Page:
Iberostar Takes a Step Towards the Protection of Coral Reefs with "Wave of Change"
By Megan Morikawa Global Sustainability Office Director, Iberostar Group | October 27, 2019
Corals represent just 1% of the world's surface but hold about a third of the world's biological diversity. Without urgent action to address climate change, pollution, overfishing and other threats, these beautiful and life-sustaining organisms as we know them could disappear. Roughly one-quarter of coral reefs worldwide are already considered critically damaged, with another two-thirds under serious threat.
Iberostar Group has more than 120 hotels and 80% of them depend directly on the health of the coastline for successful business. Moreover, 80% of the company's facilities in the Caribbean are protected by coral reefs. This territory amounts to about 2.3 square miles of coral reefs which are directly responsible for the protection of Iberostar hotels across the region. It's estimated that a healthy coral reef can absorb nearly 95% of the wave energy of a tropical storm before it hits the coastline. From economic analysis conducted by The Nature Conservancy and World Resources Institute, we estimate that these 2.3 square miles of reef provide protection from storms, increase tourism, lucrative dive operations, healthier beaches, and more reef fish totaling approximately USD $2,000,000 of value per year.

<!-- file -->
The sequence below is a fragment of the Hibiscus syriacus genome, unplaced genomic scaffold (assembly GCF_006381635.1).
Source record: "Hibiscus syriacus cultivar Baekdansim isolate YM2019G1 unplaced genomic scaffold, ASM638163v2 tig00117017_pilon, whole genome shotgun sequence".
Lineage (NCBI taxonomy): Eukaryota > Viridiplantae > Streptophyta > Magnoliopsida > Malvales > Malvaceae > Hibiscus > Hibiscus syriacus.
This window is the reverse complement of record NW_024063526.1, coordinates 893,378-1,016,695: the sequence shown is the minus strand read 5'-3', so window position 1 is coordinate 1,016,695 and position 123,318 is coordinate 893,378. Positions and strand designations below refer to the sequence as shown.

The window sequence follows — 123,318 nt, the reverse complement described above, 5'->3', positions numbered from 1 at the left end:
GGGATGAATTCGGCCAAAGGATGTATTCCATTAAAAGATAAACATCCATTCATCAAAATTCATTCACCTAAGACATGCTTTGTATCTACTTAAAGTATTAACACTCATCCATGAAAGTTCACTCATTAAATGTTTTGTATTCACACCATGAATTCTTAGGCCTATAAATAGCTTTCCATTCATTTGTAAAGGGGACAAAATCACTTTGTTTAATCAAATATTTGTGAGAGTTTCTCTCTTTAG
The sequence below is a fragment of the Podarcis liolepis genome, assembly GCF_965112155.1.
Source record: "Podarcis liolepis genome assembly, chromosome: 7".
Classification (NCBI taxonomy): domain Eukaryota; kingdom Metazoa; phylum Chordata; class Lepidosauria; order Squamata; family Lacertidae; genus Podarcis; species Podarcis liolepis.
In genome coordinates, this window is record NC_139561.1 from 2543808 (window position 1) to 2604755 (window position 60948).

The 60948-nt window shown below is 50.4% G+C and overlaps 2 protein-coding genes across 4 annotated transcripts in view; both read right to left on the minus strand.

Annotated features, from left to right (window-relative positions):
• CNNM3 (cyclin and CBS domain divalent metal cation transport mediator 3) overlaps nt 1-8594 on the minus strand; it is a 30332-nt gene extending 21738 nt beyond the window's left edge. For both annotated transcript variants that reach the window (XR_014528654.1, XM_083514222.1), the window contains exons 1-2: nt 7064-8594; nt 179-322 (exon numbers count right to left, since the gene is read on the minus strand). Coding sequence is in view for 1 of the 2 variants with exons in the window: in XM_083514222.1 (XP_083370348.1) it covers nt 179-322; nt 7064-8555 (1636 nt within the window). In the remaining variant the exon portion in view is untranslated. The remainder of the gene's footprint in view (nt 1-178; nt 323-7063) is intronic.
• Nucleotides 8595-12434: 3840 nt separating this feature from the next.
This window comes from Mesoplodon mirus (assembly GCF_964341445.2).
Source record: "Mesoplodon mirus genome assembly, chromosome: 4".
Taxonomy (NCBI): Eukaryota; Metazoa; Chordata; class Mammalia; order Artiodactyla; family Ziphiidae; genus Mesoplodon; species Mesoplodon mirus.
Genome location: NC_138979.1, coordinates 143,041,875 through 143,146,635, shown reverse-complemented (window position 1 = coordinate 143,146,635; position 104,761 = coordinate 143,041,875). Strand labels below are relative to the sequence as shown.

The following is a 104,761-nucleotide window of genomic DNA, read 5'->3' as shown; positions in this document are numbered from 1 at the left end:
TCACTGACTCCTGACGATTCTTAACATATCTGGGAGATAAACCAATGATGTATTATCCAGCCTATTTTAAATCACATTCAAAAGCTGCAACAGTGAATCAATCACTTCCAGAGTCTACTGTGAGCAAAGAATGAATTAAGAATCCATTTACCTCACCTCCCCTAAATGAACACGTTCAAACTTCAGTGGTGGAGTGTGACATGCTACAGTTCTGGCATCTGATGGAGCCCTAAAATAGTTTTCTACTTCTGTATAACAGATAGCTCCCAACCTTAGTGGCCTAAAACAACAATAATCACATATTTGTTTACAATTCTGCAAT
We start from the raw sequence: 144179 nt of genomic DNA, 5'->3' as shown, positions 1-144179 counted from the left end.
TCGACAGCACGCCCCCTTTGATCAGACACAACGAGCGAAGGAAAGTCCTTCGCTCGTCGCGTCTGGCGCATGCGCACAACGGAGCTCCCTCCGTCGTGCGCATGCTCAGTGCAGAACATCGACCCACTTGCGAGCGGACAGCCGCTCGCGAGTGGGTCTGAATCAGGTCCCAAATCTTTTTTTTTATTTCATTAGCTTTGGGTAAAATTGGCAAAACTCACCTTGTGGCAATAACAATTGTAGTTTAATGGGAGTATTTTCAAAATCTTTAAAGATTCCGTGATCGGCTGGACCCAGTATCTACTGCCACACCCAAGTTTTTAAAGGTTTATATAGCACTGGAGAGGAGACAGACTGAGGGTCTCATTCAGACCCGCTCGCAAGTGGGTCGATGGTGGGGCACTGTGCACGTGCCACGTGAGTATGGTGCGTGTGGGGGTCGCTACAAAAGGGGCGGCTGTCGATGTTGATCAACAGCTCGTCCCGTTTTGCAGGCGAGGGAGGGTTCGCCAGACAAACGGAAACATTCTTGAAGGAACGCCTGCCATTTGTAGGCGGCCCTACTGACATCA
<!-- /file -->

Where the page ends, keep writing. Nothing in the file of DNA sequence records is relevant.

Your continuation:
Those same reefs also provide the home for reef fish which are not only the local option on the hotel buffet menu, but a primary source of protein for most of the communities that employ and surround those hotels. On a more global scale, coral reefs are the canary in the coal mine for climate change. It's one of the ecosystems that's expected to feel the impacts of climate change first (Iberostar is already seeing drastic impacts from warming oceans in the Pacific), and it's an ecosystem that we're in great peril of losing as we know it.
Local initiatives alongside global influence are critical for successful marine conservation, and the hotel industry happens to have both. Those combined make the health of the oceans a critical component for sustained business for even the next generation, let alone generations to come. However, the greater part of the reefs in question are endangered and threatened by many stressors and, consequently, restoration plays a key role in ensuring their continued ecosystem services and protection.
At Iberostar Hotels & Resorts, we have drawn a road map in line with the United Nations Sustainable Development Goals, focusing on people, the driving force underpinning our company's success, and the environment, with a special commitment to the oceans, and have implemented a movement called "Wave of Change." This movement, which started in 2017, is based on three complementary, but clearly different action lines: eliminating the consumption of single-use plastics, promoting responsible seafood consumption and the improvement of coastal health.
This three-pronged approach to protecting oceans and encouraging responsible tourism includes: